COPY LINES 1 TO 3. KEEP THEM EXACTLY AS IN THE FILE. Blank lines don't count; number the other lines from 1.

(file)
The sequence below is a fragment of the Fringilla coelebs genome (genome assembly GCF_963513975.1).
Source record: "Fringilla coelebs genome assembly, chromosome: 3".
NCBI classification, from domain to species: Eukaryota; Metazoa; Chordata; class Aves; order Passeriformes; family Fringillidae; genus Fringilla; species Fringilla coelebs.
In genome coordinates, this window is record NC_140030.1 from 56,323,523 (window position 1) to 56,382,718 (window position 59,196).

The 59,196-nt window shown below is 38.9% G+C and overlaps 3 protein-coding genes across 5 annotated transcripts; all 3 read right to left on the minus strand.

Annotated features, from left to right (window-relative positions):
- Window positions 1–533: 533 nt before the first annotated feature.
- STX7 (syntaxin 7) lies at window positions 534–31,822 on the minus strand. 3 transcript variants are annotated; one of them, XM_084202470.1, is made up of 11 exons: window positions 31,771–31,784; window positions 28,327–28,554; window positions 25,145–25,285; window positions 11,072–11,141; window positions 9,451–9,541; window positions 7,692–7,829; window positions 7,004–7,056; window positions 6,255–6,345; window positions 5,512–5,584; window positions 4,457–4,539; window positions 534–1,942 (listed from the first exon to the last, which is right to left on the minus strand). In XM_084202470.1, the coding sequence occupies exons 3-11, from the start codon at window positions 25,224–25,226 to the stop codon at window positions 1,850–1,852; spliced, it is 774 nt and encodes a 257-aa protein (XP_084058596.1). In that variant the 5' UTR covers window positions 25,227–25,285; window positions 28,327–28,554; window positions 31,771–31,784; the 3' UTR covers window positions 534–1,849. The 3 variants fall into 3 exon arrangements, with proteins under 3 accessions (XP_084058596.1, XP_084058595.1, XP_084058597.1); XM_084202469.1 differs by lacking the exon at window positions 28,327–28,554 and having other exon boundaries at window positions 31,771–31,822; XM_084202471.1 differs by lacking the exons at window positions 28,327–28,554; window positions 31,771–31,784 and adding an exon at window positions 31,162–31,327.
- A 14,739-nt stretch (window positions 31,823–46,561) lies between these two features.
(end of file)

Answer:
The sequence below is a fragment of the Fringilla coelebs genome (genome assembly GCF_963513975.1).
Source record: "Fringilla coelebs genome assembly, chromosome: 3".
NCBI classification, from domain to species: Eukaryota; Metazoa; Chordata; class Aves; order Passeriformes; family Fringillidae; genus Fringilla; species Fringilla coelebs.